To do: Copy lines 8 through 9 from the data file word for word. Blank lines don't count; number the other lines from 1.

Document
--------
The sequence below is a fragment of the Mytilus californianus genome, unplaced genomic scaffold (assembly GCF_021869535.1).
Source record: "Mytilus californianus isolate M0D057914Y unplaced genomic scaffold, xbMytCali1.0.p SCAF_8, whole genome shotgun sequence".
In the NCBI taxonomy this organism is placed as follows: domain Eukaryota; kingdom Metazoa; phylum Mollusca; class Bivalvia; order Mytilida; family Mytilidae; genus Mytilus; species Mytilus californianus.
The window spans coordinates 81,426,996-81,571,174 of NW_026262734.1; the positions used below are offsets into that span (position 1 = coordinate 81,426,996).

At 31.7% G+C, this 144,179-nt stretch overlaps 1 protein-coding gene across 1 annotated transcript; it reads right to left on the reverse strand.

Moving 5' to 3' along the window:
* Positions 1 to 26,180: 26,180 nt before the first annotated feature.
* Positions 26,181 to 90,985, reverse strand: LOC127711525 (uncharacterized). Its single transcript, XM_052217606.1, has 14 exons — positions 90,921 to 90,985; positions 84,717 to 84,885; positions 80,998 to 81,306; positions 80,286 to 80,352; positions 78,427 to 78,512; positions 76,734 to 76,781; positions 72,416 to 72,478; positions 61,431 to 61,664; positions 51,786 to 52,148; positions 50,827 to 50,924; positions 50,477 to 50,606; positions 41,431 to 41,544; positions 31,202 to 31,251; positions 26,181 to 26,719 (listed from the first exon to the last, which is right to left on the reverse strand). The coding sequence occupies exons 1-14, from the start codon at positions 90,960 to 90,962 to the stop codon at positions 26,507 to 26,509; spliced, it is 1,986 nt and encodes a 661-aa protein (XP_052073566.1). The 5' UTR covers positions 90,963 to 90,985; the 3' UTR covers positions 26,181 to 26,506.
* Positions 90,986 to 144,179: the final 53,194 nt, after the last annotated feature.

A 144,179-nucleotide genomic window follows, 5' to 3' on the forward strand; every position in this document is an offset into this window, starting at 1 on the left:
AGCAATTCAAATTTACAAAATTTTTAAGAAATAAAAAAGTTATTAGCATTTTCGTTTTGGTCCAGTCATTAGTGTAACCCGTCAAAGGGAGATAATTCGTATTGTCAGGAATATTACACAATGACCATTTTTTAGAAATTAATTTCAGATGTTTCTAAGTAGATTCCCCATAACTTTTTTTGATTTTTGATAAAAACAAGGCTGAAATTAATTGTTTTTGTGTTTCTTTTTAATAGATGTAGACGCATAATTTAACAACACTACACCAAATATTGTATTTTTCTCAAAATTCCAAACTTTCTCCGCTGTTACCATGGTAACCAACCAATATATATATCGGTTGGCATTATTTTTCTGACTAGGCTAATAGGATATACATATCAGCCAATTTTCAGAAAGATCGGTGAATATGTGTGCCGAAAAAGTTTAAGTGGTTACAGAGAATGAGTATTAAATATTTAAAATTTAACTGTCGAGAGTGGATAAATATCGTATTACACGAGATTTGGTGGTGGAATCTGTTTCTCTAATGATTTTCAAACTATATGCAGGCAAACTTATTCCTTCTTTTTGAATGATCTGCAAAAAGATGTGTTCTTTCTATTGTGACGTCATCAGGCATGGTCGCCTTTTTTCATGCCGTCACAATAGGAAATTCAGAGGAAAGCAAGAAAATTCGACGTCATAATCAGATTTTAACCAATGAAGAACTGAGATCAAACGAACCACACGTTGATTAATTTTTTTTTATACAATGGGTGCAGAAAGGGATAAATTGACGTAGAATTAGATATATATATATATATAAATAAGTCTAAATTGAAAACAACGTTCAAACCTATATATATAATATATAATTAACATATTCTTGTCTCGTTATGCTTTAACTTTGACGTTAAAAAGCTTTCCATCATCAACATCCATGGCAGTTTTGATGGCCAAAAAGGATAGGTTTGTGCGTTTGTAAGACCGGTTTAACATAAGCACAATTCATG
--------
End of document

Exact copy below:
* Positions 26,181 to 90,985, reverse strand: LOC127711525 (uncharacterized). Its single transcript, XM_052217606.1, has 14 exons — positions 90,921 to 90,985; positions 84,717 to 84,885; positions 80,998 to 81,306; positions 80,286 to 80,352; positions 78,427 to 78,512; positions 76,734 to 76,781; positions 72,416 to 72,478; positions 61,431 to 61,664; positions 51,786 to 52,148; positions 50,827 to 50,924; positions 50,477 to 50,606; positions 41,431 to 41,544; positions 31,202 to 31,251; positions 26,181 to 26,719 (listed from the first exon to the last, which is right to left on the reverse strand). The coding sequence occupies exons 1-14, from the start codon at positions 90,960 to 90,962 to the stop codon at positions 26,507 to 26,509; spliced, it is 1,986 nt and encodes a 661-aa protein (XP_052073566.1). The 5' UTR covers positions 90,963 to 90,985; the 3' UTR covers positions 26,181 to 26,506.
* Positions 90,986 to 144,179: the final 53,194 nt, after the last annotated feature.